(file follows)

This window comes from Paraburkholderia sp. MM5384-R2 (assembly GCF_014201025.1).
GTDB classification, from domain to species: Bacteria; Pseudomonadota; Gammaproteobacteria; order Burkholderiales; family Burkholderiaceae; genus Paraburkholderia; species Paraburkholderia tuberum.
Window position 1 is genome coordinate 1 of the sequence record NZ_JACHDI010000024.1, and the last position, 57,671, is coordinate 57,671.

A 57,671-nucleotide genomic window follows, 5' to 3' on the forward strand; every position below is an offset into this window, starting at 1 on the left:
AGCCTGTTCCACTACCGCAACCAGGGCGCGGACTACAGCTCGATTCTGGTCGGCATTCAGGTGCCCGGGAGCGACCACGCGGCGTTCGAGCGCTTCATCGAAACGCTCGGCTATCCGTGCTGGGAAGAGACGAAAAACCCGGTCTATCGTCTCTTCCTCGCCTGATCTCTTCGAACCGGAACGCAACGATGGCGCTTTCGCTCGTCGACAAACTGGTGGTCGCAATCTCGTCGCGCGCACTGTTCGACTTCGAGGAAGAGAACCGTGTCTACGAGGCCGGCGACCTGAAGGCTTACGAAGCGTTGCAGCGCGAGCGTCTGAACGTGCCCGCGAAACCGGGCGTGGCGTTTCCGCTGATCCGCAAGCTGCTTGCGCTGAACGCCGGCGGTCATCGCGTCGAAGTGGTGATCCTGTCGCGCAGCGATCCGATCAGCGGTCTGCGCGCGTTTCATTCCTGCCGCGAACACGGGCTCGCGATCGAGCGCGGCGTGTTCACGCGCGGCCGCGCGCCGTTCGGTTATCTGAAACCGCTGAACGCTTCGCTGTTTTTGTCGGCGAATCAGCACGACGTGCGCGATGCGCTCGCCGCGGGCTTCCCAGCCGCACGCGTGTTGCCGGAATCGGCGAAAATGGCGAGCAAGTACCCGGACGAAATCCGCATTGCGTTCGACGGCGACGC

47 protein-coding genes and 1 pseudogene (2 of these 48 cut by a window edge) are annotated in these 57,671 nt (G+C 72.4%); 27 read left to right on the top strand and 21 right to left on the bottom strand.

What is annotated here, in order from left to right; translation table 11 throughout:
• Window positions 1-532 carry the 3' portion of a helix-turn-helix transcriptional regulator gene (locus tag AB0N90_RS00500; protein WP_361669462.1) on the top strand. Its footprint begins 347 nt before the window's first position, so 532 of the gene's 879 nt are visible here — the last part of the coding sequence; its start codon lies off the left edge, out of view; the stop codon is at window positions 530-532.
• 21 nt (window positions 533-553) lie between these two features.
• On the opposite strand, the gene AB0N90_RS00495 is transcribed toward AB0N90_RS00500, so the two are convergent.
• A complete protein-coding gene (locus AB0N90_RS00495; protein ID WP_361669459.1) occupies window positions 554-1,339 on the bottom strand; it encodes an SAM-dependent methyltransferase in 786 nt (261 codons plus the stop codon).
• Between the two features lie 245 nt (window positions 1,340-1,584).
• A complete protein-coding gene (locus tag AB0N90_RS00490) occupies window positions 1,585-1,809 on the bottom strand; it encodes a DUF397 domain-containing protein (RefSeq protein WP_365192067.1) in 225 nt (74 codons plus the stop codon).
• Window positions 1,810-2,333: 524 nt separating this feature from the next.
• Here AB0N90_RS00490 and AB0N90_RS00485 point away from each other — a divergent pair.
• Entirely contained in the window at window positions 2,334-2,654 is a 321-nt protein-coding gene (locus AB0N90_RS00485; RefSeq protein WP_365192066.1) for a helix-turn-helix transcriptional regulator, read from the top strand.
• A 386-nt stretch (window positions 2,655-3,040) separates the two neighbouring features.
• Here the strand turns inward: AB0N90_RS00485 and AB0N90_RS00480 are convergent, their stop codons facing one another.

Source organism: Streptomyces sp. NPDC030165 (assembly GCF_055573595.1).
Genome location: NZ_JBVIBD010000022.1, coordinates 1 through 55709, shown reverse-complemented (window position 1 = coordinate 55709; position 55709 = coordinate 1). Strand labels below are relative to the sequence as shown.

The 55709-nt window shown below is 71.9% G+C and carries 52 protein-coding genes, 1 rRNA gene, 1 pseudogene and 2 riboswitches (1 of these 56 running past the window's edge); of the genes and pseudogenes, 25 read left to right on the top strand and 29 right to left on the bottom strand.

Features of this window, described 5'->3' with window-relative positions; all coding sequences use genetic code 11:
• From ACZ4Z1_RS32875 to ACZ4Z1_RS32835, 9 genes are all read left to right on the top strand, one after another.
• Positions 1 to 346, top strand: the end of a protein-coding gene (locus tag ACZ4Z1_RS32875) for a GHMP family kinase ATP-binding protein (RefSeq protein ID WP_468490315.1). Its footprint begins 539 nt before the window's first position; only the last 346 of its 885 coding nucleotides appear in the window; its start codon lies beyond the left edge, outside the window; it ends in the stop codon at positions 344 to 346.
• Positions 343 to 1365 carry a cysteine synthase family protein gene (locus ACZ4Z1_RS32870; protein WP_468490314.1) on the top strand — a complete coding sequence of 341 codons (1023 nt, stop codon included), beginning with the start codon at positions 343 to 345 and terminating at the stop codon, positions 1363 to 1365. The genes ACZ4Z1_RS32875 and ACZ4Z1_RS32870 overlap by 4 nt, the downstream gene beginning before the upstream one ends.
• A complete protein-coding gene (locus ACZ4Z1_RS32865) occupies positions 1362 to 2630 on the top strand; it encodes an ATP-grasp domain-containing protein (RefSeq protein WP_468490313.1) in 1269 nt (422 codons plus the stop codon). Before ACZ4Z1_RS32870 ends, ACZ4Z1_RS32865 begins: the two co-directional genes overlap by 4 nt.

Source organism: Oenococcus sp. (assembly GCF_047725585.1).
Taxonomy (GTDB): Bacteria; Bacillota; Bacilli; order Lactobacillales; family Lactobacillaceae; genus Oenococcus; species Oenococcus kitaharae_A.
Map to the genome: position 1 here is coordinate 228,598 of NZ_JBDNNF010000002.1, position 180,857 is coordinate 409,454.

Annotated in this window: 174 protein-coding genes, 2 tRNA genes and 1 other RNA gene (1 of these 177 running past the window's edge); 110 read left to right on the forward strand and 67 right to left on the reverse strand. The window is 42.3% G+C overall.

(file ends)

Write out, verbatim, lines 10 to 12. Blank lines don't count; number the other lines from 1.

• On the opposite strand, the gene AB0N90_RS00495 is transcribed toward AB0N90_RS00500, so the two are convergent.
• A complete protein-coding gene (locus AB0N90_RS00495; protein ID WP_361669459.1) occupies window positions 554-1,339 on the bottom strand; it encodes an SAM-dependent methyltransferase in 786 nt (261 codons plus the stop codon).
• Between the two features lie 245 nt (window positions 1,340-1,584).